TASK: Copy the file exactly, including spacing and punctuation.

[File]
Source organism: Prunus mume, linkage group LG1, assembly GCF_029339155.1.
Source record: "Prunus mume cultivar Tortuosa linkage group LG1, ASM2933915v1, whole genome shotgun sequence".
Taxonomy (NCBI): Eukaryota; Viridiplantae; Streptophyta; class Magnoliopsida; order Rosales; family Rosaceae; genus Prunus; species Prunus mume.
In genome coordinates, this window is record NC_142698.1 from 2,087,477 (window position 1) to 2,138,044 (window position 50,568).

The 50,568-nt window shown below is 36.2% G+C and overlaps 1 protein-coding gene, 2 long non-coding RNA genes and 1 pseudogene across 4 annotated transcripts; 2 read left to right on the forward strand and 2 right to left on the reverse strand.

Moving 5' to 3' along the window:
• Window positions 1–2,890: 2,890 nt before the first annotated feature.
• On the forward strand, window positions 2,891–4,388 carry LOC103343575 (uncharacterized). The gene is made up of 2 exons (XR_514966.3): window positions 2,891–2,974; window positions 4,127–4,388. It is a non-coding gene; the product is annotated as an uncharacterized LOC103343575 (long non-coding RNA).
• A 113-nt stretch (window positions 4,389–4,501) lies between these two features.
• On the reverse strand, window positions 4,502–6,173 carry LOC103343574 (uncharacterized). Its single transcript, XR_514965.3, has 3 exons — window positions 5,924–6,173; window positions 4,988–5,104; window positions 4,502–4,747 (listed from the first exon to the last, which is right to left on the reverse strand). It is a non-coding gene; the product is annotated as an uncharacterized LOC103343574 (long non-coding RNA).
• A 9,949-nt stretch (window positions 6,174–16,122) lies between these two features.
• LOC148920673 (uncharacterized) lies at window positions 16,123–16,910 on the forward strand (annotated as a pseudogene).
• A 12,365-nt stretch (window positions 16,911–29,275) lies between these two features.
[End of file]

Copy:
Source organism: Prunus mume, linkage group LG1, assembly GCF_029339155.1.
Source record: "Prunus mume cultivar Tortuosa linkage group LG1, ASM2933915v1, whole genome shotgun sequence".
Taxonomy (NCBI): Eukaryota; Viridiplantae; Streptophyta; class Magnoliopsida; order Rosales; family Rosaceae; genus Prunus; species Prunus mume.
In genome coordinates, this window is record NC_142698.1 from 2,087,477 (window position 1) to 2,138,044 (window position 50,568).

The 50,568-nt window shown below is 36.2% G+C and overlaps 1 protein-coding gene, 2 long non-coding RNA genes and 1 pseudogene across 4 annotated transcripts; 2 read left to right on the forward strand and 2 right to left on the reverse strand.

Moving 5' to 3' along the window:
• Window positions 1–2,890: 2,890 nt before the first annotated feature.
• On the forward strand, window positions 2,891–4,388 carry LOC103343575 (uncharacterized). The gene is made up of 2 exons (XR_514966.3): window positions 2,891–2,974; window positions 4,127–4,388. It is a non-coding gene; the product is annotated as an uncharacterized LOC103343575 (long non-coding RNA).
• A 113-nt stretch (window positions 4,389–4,501) lies between these two features.
• On the reverse strand, window positions 4,502–6,173 carry LOC103343574 (uncharacterized). Its single transcript, XR_514965.3, has 3 exons — window positions 5,924–6,173; window positions 4,988–5,104; window positions 4,502–4,747 (listed from the first exon to the last, which is right to left on the reverse strand). It is a non-coding gene; the product is annotated as an uncharacterized LOC103343574 (long non-coding RNA).
• A 9,949-nt stretch (window positions 6,174–16,122) lies between these two features.
• LOC148920673 (uncharacterized) lies at window positions 16,123–16,910 on the forward strand (annotated as a pseudogene).
• A 12,365-nt stretch (window positions 16,911–29,275) lies between these two features.